Plants that respond well to the Chelsea chop include:

Aster
Echinacea purpurea
Helenium
Phlox paniculata
Sedum

Many other summer and autumn-flowering perennials can be treated similarly. The degree of cutting back is specific to each species but the closer to flowering time you prune, the greater the delay in flowering. Doing the ‘Chelsea chop’ can delay the flowering of perennials by four to six weeks. You can either prune all the stems on a clump, which delays all the flowers, or just half of them, which spreads the plant’s flowering over a longer period. This can have some positive results:

The plants are not so tall and leggy
They need less staking
The flowers are smaller but more numerous

This happens because the removal of the top shoots enables the side shoots to branch out (the top shoots would normally inhibit the side shoots by producing hormones in a process called apical dominance). Using this method, along with regular feeding and watering, ensures beds and borders look tidy throughout summer.

To carry out the Chelsea chop:

Use sharp, clean secateurs to cut back the stems of perennials by one third or a half, making a sloping cut just above a leaf joint.
If you have several clumps of one plant, try cutting back a few, but leaving others. This will prolong the overall flowering time
Another method is to cut half the stems back at the front of the clump which will extend the season of flowering rather than delay it.

Here’s an example of a Phlox paniculata that I cut back half of the foliage in late May this year:

Phlox paniculata

Phlox paniculata prior to carrying out the Chelsea chop

Phlox paniculata

Phlox paniculata after carrying out the Chelsea chop

Phlox paniculata

Phlox paniculata cut stems after carrying out the Chelsea chop

Christmas ice snowflakes

Wakehurst Place – Winter

I am fortunate that I have many National Trust gardens to visit that are close to me, one of which I visited recently was Wakehurst Place.

Wakehurst Glow Wild Tree
I visited the Glow Wild winter lantern festival which took place from 30 November to 17 December 2017 where I was able to take part in a magical after-dark walk through Wakehurst’s beautiful botanic gardens and majestic woodlands. All of this was brought to life with glowing, handcrafted lanterns. The walk was just under 1 mile in length and took approximately 1 hour.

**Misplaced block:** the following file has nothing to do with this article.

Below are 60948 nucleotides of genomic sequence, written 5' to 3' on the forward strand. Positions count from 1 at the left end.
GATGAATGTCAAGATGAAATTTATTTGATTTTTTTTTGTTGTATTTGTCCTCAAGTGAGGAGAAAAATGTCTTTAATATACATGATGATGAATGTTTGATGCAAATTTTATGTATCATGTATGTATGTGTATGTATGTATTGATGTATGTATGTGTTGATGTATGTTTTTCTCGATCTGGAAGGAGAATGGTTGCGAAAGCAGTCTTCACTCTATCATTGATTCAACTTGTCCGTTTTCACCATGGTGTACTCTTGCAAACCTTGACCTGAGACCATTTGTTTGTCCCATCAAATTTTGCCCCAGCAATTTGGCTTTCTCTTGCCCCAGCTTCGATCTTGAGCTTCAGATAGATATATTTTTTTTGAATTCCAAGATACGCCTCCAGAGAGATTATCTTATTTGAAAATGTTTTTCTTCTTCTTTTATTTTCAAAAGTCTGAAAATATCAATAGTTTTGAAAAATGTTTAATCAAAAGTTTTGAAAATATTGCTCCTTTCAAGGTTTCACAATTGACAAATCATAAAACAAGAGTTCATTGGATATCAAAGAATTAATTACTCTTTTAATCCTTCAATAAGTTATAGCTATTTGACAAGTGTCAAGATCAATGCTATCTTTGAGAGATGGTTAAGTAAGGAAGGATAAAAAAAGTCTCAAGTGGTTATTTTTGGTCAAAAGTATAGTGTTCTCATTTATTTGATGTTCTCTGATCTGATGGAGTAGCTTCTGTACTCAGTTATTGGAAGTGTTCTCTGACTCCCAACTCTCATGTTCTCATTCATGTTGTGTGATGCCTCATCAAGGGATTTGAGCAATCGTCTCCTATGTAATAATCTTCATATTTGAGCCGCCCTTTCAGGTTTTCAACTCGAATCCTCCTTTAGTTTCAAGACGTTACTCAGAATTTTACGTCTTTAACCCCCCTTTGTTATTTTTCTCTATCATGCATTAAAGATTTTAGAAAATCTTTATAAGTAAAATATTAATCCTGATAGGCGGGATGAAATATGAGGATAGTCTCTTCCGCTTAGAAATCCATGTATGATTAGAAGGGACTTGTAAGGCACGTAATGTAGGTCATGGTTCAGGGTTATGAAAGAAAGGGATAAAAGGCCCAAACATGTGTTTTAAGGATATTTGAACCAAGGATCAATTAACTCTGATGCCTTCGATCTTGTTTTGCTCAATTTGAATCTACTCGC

Wakehurst Glow Wild BadgersThere were floating lanterns on the Mansion pond and stars adorning the oak trees in the Pinetum. Lanterns taking the form of fox, badgers and various other animals were also lit up and placed strategically along the trail.

The stream that led down to the Black pond was transformed into a river of fire – a continuous stream of lights cascaded downwards, filling the water with glittering light and made quite eerie by soft music being played in the background.

Wakehurst Place Mansion Lights

 

As I neared the end of the trail, shadowy silhouettes adorned the Elizabethan mansion making it look totally magical.

 

If you’d built up an appetite by the end of the walk, there were marshmallows which could be warmed by fires in the courtyard along with stalls selling items such as roasted chestnuts – yummy! All of this could be enjoyed whilst admiring the UK’s largest living Christmas tree, which was adorned with Christmas lights.

A truly magical experience – I’ll definitely be purchasing tickets for the 2018 trail.

Wakehurst Place is well worth a visit and I suggest that, if you are close by, to pop in – it won’t be a disappointment.

Dahlia flowers

Fantastic Dahlia Grower

I was fortunate enough to be introduced to an extremely knowledgeable gentleman this weekend – award-winning dahlia grower Terry Cornell. He showed me around an area of land that a local nursery had given to him in order to grow a wide range of Dahlias. He regularly supplies friends and neighbours with beautiful cut flowers for them to enjoy in their homes and generously gave me a car boot full of flowers to take home with me.

His wife, Nicky also grows a multitude of daffodils for display in the spring and I look forward to being invited back to experience this cheerful spectacle.